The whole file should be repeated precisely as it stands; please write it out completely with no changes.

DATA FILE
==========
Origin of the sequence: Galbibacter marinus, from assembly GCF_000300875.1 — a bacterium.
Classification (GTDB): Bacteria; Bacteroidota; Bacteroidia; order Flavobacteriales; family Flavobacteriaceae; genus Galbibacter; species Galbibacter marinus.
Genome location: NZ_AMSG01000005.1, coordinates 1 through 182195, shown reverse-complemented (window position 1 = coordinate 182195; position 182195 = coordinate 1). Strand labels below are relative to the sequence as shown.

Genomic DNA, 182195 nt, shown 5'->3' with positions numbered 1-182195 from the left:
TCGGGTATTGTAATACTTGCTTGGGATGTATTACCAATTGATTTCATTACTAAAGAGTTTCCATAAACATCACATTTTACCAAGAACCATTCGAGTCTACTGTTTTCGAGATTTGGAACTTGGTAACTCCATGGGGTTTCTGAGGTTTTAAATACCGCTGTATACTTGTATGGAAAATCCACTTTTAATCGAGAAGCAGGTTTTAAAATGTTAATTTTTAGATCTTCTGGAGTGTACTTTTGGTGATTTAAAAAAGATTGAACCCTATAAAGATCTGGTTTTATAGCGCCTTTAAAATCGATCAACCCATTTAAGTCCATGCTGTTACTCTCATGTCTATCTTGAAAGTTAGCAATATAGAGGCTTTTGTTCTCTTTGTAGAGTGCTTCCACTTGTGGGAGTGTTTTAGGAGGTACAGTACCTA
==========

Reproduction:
Origin of the sequence: Galbibacter marinus, from assembly GCF_000300875.1 — a bacterium.
Classification (GTDB): Bacteria; Bacteroidota; Bacteroidia; order Flavobacteriales; family Flavobacteriaceae; genus Galbibacter; species Galbibacter marinus.
Genome location: NZ_AMSG01000005.1, coordinates 1 through 182195, shown reverse-complemented (window position 1 = coordinate 182195; position 182195 = coordinate 1). Strand labels below are relative to the sequence as shown.

Genomic DNA, 182195 nt, shown 5'->3' with positions numbered 1-182195 from the left:
TCGGGTATTGTAATACTTGCTTGGGATGTATTACCAATTGATTTCATTACTAAAGAGTTTCCATAAACATCACATTTTACCAAGAACCATTCGAGTCTACTGTTTTCGAGATTTGGAACTTGGTAACTCCATGGGGTTTCTGAGGTTTTAAATACCGCTGTATACTTGTATGGAAAATCCACTTTTAATCGAGAAGCAGGTTTTAAAATGTTAATTTTTAGATCTTCTGGAGTGTACTTTTGGTGATTTAAAAAAGATTGAACCCTATAAAGATCTGGTTTTATAGCGCCTTTAAAATCGATCAACCCATTTAAGTCCATGCTGTTACTCTCATGTCTATCTTGAAAGTTAGCAATATAGAGGCTTTTGTTCTCTTTGTAGAGTGCTTCCACTTGTGGGAGTGTTTTAGGAGGTACAGTACCTA